Originally Published in the Daily Journal - January 13, 2014.
In a case pending before the state Supreme Court, Hartford Casualty Ins. Co. v. Swift Distribution Inc., S207172, it seems the entire insurance industry has lined up in an effort to convince the high court that the rules should change. The Supreme Court accepted review of an appeal of a ruling that reversed years of precedent, excusing Hartford from defending an infringement suit even though the suit included facts supporting a potentially covered implied disparagement or trade libel claim. Hoping to use this case as a vehicle for change, the insurance industry has gone all out, lining up amicus in an epic battle.
But their arguments are flawed.
The predominant issue is simply whether an insurer need only rely on the causes of action pled to determine whether there is a duty to defend. The so-called "four corners rule" - that coverage determinations are made only on the basis of comparing the complaint to the policy - has not been the law in California for more than 40 years. Ever since a groundbreaking decision in 1966, the law in California has been that, when determining whether to defend under a liability policy, insurers must look into available or known extrinsic evidence as well as the facts pled in the complaint. Where facts exist supporting the potential for coverage, insurers must defend, even if all the elements of a covered claim are not explicitly pled. Gray v. Zurich, 65 Cal. 2d 263 (1966). The duty to defend is determined at the outset of a suit and based on the facts known by the insurer, or even those facts available to the insurer. See Montrose Chem Co. v. Superior Court (Canadian Universal Ins. Co.), 6 Cal. 4th 287, 295 (1993); CNA v. Seaboard Surety, 176 Cal. App. 3d 598, 610 (1986).
Indeed as the insured emphasized in its briefing, "California courts have repeatedly found that remote facts buried within causes of action may potentially give rise to coverage and are sufficient to invoke the defense duty." Pension Trust Fund v. Federal Ins., 307 F. 3d 944, 951 (9th Cir. 2002). What Hartford is trying to do was actually called out in an earlier case: "An insurer, however, cannot construct a formal fortress of the third party's pleadings and retreat behind its walls. The pleadings are malleable, changeable and amendable." Eigner v. Worthington, 57 Cal. App. 4th 188, 195 (1997).
The second issue is what may constitute a claim of disparagement sufficient to be considered trade libel or slander within the personal injury section of a standard commercial general liability policy. A general liability policy is usually structured into two basic insuring agreements: (1) "Coverage A" promises, "We will pay those sums that the insured becomes legally obligated to pay as damages because of 'bodily injury' or 'property damage' to which this insurance applies"; (2) "Coverage B" promises, "We will pay those sums the insured becomes legally obligated to pay as damages because of 'personal and advertising injury.'" This latter coverage grant includes coverage for standard torts such as "oral or written publication, in any manner, of material that slanders or libels a person or organization or disparages a person's or organization's goods, products or services." Note that the insuring agreement does not require the disparagement claim to plead each element of the cause of action. Yet Hartford is contending that it should have no duty to defend an imperfectly pled disparagement claim, which is implied in the facts asserted in the complaint against its insured.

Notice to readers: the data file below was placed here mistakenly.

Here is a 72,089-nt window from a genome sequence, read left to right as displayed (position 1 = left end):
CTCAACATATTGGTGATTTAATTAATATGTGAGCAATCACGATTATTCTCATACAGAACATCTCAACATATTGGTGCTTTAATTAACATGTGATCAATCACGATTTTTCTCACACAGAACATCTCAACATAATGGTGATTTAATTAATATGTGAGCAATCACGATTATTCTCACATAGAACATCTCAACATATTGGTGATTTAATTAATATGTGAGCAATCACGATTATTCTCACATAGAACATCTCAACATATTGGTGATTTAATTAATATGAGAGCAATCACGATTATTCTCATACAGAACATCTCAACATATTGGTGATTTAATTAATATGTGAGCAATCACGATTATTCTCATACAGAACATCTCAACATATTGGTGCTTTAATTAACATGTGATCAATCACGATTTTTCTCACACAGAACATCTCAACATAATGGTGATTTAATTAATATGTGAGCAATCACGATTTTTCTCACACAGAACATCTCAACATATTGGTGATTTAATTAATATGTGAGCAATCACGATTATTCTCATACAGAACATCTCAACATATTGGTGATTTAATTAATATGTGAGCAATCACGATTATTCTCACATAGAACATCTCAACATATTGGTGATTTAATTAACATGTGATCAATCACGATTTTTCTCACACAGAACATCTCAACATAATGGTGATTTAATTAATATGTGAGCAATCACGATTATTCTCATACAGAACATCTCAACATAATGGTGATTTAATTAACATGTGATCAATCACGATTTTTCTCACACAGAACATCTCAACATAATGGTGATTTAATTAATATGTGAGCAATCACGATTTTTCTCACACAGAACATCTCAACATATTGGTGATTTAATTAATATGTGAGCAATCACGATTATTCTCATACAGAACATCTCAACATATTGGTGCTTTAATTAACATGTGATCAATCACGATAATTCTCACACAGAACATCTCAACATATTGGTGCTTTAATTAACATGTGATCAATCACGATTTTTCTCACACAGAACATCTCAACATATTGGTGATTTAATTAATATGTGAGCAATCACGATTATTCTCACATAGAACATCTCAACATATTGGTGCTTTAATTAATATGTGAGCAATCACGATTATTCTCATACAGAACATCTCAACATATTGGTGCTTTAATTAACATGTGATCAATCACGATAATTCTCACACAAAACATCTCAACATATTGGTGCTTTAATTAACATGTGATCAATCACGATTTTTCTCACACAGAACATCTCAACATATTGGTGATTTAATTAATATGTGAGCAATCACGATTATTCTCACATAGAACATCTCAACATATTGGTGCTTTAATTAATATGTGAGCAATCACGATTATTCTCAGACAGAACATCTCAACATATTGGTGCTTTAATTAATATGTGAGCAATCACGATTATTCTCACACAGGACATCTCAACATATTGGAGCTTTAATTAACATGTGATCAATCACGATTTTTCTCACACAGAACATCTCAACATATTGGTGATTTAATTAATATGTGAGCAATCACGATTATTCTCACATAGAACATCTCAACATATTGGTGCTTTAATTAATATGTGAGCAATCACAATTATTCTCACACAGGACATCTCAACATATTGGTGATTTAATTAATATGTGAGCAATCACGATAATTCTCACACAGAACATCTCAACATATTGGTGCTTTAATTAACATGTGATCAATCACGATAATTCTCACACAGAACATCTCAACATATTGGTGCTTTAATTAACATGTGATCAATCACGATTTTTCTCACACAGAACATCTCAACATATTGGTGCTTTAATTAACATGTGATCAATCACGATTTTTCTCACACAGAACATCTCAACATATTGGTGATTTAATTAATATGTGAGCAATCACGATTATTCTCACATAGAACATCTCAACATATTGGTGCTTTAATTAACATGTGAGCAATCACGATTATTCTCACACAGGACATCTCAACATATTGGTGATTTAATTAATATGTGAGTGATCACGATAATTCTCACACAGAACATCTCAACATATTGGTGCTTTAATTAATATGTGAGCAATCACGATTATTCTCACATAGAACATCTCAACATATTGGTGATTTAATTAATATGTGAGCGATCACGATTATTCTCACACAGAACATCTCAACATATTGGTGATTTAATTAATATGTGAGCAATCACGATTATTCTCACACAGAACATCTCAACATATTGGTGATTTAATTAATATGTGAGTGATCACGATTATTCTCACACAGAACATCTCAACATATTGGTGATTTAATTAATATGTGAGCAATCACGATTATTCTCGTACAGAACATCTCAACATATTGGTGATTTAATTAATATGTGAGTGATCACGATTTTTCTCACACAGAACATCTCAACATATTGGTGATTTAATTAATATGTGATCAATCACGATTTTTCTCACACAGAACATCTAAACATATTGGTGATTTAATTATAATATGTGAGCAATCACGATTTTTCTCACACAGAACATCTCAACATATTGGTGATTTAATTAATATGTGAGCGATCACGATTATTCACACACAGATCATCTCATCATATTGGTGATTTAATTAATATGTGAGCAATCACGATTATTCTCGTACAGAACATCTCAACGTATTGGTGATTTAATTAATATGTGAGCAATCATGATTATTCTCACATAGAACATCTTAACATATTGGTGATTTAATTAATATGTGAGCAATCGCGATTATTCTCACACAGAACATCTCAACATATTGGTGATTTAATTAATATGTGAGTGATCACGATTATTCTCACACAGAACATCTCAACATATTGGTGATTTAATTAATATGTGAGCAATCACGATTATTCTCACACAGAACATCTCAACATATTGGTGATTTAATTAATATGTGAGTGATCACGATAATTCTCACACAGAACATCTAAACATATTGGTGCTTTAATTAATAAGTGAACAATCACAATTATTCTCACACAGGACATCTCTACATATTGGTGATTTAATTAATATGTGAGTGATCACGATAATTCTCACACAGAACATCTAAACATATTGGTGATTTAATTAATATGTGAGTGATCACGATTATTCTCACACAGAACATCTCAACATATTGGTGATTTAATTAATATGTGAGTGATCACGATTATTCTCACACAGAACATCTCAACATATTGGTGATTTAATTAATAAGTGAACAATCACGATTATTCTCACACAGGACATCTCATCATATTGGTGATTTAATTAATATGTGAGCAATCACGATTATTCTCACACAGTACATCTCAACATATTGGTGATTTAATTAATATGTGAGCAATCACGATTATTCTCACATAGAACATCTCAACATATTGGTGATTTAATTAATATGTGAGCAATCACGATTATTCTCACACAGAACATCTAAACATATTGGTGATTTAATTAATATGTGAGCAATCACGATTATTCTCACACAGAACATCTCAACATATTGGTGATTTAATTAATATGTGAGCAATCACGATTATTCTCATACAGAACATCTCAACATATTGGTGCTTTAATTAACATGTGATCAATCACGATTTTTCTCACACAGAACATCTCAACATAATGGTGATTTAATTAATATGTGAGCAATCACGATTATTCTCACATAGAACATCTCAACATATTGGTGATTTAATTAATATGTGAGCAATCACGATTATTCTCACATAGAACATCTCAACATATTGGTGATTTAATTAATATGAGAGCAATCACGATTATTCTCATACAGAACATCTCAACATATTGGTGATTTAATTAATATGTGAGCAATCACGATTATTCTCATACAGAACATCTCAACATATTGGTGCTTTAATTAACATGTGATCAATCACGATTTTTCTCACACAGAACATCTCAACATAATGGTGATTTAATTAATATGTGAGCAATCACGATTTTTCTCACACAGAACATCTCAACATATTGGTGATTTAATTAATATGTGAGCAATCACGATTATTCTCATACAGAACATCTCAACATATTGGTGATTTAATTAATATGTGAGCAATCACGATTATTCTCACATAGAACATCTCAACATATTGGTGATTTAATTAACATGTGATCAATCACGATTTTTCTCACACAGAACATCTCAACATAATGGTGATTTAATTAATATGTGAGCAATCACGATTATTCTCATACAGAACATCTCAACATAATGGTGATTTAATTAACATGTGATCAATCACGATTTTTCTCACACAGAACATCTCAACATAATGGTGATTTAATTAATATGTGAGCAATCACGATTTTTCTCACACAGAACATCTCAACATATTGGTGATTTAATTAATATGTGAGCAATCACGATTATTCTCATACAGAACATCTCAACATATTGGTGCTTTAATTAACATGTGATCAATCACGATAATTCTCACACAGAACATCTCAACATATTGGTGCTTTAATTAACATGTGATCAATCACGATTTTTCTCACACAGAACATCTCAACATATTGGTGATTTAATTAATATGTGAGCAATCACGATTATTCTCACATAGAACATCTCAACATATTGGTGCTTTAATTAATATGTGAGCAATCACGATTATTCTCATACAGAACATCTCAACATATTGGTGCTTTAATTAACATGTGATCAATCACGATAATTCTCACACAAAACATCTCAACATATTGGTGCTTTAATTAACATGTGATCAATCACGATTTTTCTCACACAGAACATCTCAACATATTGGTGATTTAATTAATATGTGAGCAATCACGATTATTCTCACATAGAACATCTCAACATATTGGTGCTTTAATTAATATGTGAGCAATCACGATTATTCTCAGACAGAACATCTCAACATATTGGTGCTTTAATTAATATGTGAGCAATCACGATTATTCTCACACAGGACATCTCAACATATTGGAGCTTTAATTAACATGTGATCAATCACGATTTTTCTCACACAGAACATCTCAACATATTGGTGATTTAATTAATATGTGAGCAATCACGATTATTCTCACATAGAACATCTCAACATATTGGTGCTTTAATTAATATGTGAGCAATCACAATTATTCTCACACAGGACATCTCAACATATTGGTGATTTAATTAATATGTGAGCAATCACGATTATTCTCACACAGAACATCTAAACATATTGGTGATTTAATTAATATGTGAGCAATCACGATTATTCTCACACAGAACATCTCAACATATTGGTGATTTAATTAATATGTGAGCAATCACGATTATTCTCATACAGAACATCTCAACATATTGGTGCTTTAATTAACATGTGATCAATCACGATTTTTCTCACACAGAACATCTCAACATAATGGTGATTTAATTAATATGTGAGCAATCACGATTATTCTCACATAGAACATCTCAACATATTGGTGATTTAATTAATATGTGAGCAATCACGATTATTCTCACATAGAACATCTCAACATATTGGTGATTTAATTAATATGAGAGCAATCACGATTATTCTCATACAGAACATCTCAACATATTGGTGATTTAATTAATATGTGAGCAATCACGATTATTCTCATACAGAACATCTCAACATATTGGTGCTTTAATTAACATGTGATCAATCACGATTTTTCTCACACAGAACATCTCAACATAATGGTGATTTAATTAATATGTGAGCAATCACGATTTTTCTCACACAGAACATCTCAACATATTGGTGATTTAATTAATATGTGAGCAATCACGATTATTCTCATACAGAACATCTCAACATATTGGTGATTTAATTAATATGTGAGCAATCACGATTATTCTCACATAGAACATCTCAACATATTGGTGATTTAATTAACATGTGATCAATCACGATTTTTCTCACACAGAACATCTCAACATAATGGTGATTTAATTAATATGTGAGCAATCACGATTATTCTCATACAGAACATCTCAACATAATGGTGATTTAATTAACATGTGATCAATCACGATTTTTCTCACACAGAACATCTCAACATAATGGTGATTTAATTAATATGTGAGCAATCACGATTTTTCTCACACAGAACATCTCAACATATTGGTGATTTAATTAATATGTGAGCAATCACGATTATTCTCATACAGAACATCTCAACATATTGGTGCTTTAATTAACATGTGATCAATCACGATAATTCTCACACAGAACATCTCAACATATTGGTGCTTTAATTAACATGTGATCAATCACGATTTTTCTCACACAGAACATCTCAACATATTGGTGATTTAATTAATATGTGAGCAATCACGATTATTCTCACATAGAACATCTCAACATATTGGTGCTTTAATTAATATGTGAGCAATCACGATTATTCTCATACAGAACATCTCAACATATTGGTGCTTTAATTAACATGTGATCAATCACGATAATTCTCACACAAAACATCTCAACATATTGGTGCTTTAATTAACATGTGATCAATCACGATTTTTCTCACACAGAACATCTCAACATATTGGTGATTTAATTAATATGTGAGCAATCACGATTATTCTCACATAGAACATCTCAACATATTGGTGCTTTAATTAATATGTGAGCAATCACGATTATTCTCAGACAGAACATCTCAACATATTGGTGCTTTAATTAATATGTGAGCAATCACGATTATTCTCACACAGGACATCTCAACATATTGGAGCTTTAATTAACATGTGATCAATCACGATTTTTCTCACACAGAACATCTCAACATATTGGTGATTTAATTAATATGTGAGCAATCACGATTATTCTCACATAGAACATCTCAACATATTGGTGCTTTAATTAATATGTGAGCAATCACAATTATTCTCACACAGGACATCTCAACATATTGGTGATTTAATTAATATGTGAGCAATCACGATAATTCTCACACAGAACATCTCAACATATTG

Hartford argues that its duty to defend must be narrowly limited to only those disparagement claims which are specifically pled, and that broadly interpreting the facts alleged in the complaint amounts to speculation. Swift cites Hyundai Motor America v. National Union, 600 F. 3d 1092, 1100 (9th Cir 2010), where the court held there was a duty to defend a patent infringement claim where there were allegations of violation of a method patent involving advertising ideas, even though the claim was not specifically pled as infringement of advertising ideas. Closer to the facts at issue in this case (where there are trademark infringement and unfair competition claims), Swift also cites Burgett Inc. v. Am. Zurich Ins. Co., 830 F. Supp. 2d 953,957 (E.D. Ca 2011), which found the insurer had a duty to defend an implied disparagement claim - that the insured's products were superior to that of the competitor, which were therefore inferior, as distinguished from claims that the insured was merely "palming off" its products to deceive potential customers.
In taking up review of the erroneous appellate decision, the Supreme Court should restore the rule of law reflected in more than four decades of jurisprudence. Stay tuned.